A concerned father recently contacted me about the no-added-mercury flu vaccine. He had called the manufacturers who admitted that there were still trace amounts of mercury in the vaccine. He wanted to know from me whether there was a brand available for young children that was totally free of mercury. Sadly, in the United States […]
When should the measles vaccine be given? How effective is it?
Airborn transmission of measles can occur just by being in the same room as someone with the disease — up to 3 hours after the infected person has left!
When the measles vaccine was first introduced, the number of measles cases plummeted. But a few years ago, new outbreaks prompted a reevaluation of the vaccine. In some people the immunity had faded after only one dose of the vaccine, so the schedule was changed to include a booster dose.
The newly approved Lyme disease vaccine is not yet proven safe and effective for children under age 15, although the vaccine looks promising for children in studies currently underway.
The American Academy of Pediatrics (AAP) and the American Pain Society have issued a September 2001 policy statement calling for pediatricians to respect and manage the pain that children feel from injuries, illnesses, and (too often) from medical procedures.
When your child first packs up and heads off for college, it is a bittersweet moment. How horrible if meningitis were to make the separation permanent. College students get meningitis 2.6 times more often than peers the same age (American Journal of Public Health. 1995;85:843-845).
I often hear from parents who like to modify their children’s immunization schedules for one reason or another. According to a warning issued in the November 30, 2001, issue of the CDC’s Morbidity and Mortality Weekly Report, when the MMR vaccine and the chicken pox vaccine are given on 2 separate days less than 30 […]
I hear from parents almost everyday, wishing that vaccines were available to protect their children from smallpox or anthrax or other agents of bioterror. Routine smallpox vaccination was discontinued more than 20 years after the last smallpox case in the United States.
Earlier this year there was a massive Tylenol recall. The recall included Infant Tylenol drops, Children’s Tylenol, as well as many other children’s medications. I’m not exaggerating when I say massive, but generic medications (liquid acetaminophen made by Walgreens or CVS, for example) were not included. The recall was a great reminder that generics are […]
A worsening polio outbreak in West Africa has already spread to nations where polio had been eradicated and has prompted hundreds of thousands of volunteers and health workers to race to immunize 15 million children at immediate risk.
I sat enthralled at Grand Rounds as I listened to Jose Santos, M.D., Director of the National Vaccine Program for Mexico. While we struggle with the subtleties of further lessening the side effects of vaccines, Mexico is engaged in an enthusiastic, all-out push to immunize their children, resulting in a revolution in that nation’s health.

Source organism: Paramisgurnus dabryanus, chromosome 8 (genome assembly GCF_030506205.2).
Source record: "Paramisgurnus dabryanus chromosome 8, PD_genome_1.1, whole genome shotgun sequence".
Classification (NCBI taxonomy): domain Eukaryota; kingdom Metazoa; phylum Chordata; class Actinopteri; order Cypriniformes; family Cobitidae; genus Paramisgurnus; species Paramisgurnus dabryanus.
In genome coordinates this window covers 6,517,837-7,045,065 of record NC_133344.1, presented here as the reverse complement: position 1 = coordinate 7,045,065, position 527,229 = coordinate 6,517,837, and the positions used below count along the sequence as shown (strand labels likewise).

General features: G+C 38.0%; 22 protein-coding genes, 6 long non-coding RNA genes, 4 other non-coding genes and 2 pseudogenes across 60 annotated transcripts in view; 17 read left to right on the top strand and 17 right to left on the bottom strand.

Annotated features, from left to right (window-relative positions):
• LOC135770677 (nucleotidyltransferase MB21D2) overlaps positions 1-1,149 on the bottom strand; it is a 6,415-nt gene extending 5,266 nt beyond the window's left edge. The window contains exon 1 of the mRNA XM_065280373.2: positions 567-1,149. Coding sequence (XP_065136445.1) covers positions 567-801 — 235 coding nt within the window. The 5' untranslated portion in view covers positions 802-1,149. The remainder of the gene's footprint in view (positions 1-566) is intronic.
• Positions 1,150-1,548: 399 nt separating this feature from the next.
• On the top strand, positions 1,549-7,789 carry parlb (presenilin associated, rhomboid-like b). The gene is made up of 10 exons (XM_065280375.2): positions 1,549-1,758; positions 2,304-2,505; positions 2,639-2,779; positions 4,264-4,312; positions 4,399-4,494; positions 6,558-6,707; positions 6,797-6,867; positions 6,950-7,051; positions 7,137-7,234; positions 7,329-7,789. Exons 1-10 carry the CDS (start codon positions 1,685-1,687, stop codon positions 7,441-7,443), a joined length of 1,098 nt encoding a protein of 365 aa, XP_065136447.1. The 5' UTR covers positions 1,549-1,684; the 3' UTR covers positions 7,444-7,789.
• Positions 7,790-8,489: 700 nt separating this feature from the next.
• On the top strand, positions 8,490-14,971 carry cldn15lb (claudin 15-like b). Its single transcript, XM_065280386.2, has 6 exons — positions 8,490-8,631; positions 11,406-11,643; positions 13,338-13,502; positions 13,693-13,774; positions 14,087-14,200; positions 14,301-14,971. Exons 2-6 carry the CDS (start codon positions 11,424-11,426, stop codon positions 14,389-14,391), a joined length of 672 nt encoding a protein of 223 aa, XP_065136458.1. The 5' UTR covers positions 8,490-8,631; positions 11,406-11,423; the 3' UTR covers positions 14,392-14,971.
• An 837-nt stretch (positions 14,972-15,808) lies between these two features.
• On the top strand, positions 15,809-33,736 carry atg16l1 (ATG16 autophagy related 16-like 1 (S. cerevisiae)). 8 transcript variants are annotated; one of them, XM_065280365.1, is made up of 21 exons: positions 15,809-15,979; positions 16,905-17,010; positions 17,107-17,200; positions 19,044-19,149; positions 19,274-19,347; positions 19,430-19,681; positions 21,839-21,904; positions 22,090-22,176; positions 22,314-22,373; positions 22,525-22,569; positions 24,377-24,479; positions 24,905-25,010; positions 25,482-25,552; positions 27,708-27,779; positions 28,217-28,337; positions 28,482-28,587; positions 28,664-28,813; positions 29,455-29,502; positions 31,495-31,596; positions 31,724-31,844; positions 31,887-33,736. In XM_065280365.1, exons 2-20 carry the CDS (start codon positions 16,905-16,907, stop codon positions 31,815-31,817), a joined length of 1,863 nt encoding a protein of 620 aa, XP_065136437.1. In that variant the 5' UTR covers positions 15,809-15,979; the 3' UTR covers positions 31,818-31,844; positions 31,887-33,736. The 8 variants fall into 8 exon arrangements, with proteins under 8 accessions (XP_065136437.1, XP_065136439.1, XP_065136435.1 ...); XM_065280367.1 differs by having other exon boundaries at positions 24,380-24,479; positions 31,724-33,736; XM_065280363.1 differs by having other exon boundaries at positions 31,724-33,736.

Each year the U.S. Centers for Disease Control (CDC) makes recommendations about who should get the influenza vaccine. The focus of the flu shot campaign among healthy people has been on people aged 65 and older, because they have been considered to be at the highest risk for flu-related complications and hospitalization. However, it turns […]
Flu season is almost here. Most people who get the flu feel miserable, but recover without major problem. Nevertheless, each year, the flu kills an average of about 36,000 people in the US alone. Overall, kids are the most likely to catch the flu, but not the most likely to have serious cases.
Who should get a flu shot?
Claims that the MMR vaccine might cause inflammatory bowel disease or autism continue to haunt parents. I’m asked about the connection every week. The group that began the controversy, researchers from the Royal Free Hospital in London, have since done further research vindicating the MMR. But the fears continue.
The DTaP vaccine is a newer version of the older DPT vaccine. DTaP is designed to immunize against diphtheria, tetanus, and pertussis.
Chicken pox is caused by the Varicella-zoster virus. It is usually a mild infection, and not life-threatening. Although children with this virus may be miserable for several days, and miss a week of school or day-care (stranding parents at home), they will likely recover from the 250-500 itchy blisters with nothing more to show for […]
SIDS, or Sudden Infant Death Syndrome, is defined as the sudden, unexpected and unexplained death of any infant or young child.
RSV, or Respiratory Syncytial Virus, is the most important respiratory organism of early childhood. RSV occurs throughout the world, and in each location it tends to occur in yearly winter outbreaks. In the northern hemisphere the peak of the epidemic is usually in January, February, or March, although in some years it may begin earlier […]